Although this month I have spoken about the Ancient Greek femme fatales starting from the sirens to Aphrodite herself, the trope did not stop there. We can also find an example in the Gospel of Matthew (14:6–9), “… on Herod’s birthday, the daughter of Herodias (Salome) danced before them: and pleased Herod. Whereupon he promised with an oath, to give her whatsoever she would ask of him. But she being instructed before by her mother, said: Give me here in a dish the head of John the Baptist. And the king was struck sad: yet because of his oath, and for them that sat with him at table, he commanded it to be given. And he sent, and beheaded John in the prison.”
The independent and mysterious women that I have spoken about this month evolved to what we know as a “femme fatale” who often portrayed as a seductress, even to the point of having some sort of mystical power as an enchantress. She is a stock character of a mysterious and seductive woman whose charms ensnare her lovers, often leading them into compromising, dangerous and deadly situations. Her ability to enchant and hypnotise her victim with a spell was in the earliest stories seen as being literally supernatural as who could even imagine the all-powerful hero succumb into an embrace of a “normal” woman? Hence, the femme fatale today is still often described as having a power akin to an enchantress, vampire, witch or demon to actually have power over men.
The femme fatale achieves her hidden purpose by using feminine wiles such as beauty, charm and sexual allure. One of the most common traits of the femme fatale includes promiscuity and the “rejection of motherhood”. However, as proven by Aphrodite, a woman can be a femme fatale and a mother. It is just that motherhood does not seem to take the centre stage of her life as she goes about in her adventures and interests. This is seen as one of her most threatening qualities since “by denying his immortality and his posterity, it leads to the ultimate destruction of the male.” Again, this quality of the femme fatale that leads to the ultimate destruction of the male leaves some room for questions as, often, the femme fatale is not the one who made the first move and pursues the male. It was the male who came to her island, eat her food and erected temples in her name. So was it not the man’s desires that led to his own destruction? Another illustration of this is presented to us by the story of Shiva and Mohini.
In Hindu mythology, Mohini, a goddess who is the only female avatar of the Hindu god Vishnu, is portrayed as a femme fatale, an enchantress who maddens lovers and leads them to their doom. She is worshipped throughout Indian culture, especially in Western India where temples are devoted to her depicted as Mahalasa, the consort of Khandoba, a regional avatar of Shiva.
In the southern version of the Bhagavata Purana, after Vishnu deceives the demons by his Mohini form, Shiva sees Mohini for the first time. Shiva is overcome by Kama (love and desire), becomes “bereft of shame and robbed by her of good sense.” He runs crazily behind enchanting form, while his wife Parvati looks on.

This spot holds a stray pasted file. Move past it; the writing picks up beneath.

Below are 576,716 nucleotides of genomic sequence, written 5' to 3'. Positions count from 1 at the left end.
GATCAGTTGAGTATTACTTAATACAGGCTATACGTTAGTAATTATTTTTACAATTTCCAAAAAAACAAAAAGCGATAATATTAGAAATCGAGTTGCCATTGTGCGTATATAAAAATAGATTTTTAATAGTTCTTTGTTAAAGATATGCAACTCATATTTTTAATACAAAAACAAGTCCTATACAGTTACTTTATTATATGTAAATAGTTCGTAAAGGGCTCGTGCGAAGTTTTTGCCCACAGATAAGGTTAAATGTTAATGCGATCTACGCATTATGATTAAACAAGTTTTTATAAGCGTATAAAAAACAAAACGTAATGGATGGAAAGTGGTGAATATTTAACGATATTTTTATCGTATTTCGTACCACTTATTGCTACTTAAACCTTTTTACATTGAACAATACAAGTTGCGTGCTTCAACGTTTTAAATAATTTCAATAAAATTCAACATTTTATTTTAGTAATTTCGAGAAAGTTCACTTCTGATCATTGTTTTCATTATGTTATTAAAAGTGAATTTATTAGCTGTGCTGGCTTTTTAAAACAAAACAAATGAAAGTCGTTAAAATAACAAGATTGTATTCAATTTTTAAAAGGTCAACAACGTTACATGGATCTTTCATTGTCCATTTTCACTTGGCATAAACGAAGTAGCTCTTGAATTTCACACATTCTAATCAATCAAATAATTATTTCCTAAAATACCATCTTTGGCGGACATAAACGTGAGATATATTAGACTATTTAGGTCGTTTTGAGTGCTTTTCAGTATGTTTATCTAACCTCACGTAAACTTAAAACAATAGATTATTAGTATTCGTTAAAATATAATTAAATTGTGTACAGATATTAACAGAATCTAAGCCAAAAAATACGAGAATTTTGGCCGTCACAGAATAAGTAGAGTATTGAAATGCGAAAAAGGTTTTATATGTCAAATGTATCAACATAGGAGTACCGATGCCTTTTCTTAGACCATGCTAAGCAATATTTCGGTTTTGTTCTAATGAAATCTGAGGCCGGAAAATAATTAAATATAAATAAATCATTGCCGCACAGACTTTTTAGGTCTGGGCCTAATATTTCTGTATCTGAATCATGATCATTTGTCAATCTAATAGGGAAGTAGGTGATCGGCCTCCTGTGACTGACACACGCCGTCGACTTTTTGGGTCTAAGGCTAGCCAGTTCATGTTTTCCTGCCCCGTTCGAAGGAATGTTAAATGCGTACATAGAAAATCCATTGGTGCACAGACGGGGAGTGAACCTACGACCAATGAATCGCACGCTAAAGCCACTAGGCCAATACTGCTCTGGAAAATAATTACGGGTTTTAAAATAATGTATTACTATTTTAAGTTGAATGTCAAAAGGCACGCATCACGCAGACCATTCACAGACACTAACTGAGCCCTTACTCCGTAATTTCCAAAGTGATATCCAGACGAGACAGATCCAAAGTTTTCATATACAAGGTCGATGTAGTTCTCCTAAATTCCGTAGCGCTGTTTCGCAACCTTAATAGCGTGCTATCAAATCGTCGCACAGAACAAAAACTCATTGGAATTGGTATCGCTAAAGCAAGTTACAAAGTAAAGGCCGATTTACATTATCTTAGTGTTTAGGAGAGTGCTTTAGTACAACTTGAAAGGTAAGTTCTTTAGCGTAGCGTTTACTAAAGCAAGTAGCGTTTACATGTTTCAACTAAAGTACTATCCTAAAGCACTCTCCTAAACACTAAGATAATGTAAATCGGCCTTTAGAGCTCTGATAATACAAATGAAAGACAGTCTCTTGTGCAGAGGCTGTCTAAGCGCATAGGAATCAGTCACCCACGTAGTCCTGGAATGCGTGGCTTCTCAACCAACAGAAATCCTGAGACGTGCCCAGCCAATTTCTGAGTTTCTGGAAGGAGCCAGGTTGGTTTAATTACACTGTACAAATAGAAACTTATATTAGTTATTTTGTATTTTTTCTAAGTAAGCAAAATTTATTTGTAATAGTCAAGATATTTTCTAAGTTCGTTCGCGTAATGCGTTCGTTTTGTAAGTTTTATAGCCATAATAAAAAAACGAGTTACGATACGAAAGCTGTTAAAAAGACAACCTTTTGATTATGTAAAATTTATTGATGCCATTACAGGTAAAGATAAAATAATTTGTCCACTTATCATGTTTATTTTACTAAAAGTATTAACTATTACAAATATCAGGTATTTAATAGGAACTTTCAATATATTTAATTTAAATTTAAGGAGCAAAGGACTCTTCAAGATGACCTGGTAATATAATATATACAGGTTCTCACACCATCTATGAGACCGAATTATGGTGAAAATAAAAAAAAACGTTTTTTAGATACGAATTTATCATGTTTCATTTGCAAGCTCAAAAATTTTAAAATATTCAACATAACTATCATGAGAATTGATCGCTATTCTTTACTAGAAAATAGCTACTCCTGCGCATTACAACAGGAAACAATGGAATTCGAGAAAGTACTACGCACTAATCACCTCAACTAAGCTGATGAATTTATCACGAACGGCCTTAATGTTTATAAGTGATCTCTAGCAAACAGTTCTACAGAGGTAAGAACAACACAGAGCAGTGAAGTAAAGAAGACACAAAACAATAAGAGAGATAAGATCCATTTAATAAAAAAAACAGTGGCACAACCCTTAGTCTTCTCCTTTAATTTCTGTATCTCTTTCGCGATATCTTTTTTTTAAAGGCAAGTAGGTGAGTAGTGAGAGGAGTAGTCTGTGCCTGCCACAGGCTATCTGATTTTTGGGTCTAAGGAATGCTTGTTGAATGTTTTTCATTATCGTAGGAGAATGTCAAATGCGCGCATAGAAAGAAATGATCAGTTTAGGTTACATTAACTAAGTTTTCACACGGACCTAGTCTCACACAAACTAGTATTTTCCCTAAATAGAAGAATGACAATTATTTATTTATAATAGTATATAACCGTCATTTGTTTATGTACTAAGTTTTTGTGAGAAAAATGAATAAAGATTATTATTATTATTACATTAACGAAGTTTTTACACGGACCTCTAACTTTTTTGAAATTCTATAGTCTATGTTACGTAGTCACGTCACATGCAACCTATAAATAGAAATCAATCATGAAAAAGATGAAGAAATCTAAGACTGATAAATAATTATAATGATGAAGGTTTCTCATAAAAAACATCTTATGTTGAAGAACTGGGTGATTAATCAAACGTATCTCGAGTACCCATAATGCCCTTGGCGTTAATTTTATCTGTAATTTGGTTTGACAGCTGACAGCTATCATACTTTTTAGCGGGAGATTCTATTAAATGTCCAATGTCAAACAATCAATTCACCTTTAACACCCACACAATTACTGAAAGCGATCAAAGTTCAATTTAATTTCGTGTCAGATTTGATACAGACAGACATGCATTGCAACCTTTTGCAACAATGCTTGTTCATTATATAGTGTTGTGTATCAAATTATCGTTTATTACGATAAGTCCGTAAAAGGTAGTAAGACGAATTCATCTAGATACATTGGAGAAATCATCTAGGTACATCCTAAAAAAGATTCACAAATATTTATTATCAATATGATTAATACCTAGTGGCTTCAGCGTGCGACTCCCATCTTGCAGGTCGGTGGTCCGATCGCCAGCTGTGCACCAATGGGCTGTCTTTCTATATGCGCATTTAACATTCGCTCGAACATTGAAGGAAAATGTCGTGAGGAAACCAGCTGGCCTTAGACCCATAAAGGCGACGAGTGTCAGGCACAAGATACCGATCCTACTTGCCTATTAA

The Tripurarahasya, a south Indian Shakta text, says that when Shiva wishes to see Vishnu’s Mohini form again, Vishnu fears that he may be burned to ashes like Kamadeva by the supreme ascetic Shiva. So, Vishnu prays to goddess Tripura, who grants half of her beauty to Vishnu, begetting the Mohini-form. As Shiva touches Mohini, his energy spills from his eyes, indicating a loss of the merit gained through of all his austerities.
In the Brahmanda Purana when the wandering sage Narada tells Shiva about Vishnu’s Mohini form that deluded the demons, Shiva dismisses him. Shiva and his wife Parvati go to Vishnu’s home. Shiva asks him to take on the Mohini form again so he can see the actual transformation for himself. Vishnu again meditates on the Goddess of Shri Lalita Mahatripurasundari and transforms himself into Mohini. Again, overcome by desire, Shiva embraces Mohini to discharge his seed from his eyes which falls on the ground leading to the birth the god Maha-Shasta (“The Great Teacher”). Mohini disappears, while Shiva returns home with Parvati.
Although the concept of an enchantress is nothing new, the real concept started to take off during the Middle Ages. As the Middle Ages often villified female sexuality, it comes as no surprise that they would make the enchantress characters act as a warning to men. Also in the Middle Ages, Eve and the Celtic legend of Morgan La Fay became popularized as the beautiful dangerous women. It was about this time also that people started to see femme fatales as slightly paranormal in nature.
In American early 20th century films, femme fatale characters were referred to as ”vamps”. This is thanks to actor Robert Vignola who created the first “vamp” movie based on a Rudyard Kipling poem by the same name. The “vamp,” in this case was about a femme fatale who acted almost like a sexual vampire.
Despite Circe and Calypso being descrbed as “braided haired” goddesses, there was no real “dress code” for femme fatales until after the beginning of the 20th century where femme fatales embraced the look of women who are dressed all in black, with striking red lipstick. The standard red lipstick likely began with ancient Roman prostitutes who were required by law to wear blonde wigs and red pipsticks in public to advertise the fact that they were prostitutes and, therefore not looking for a husand. Around the same time in ancient Egypt, the red lipstick was a symbol of status and power for both men and women. .
The red lipstick resurfaced in America in the 1900s, as the women’s suffrage movement advanced and women embraced lipstick as a symbol of feminine identity and defiant empowerment.
This post originally appears on www.martinifisher.com as part 5 of the Charm of the Enchantress series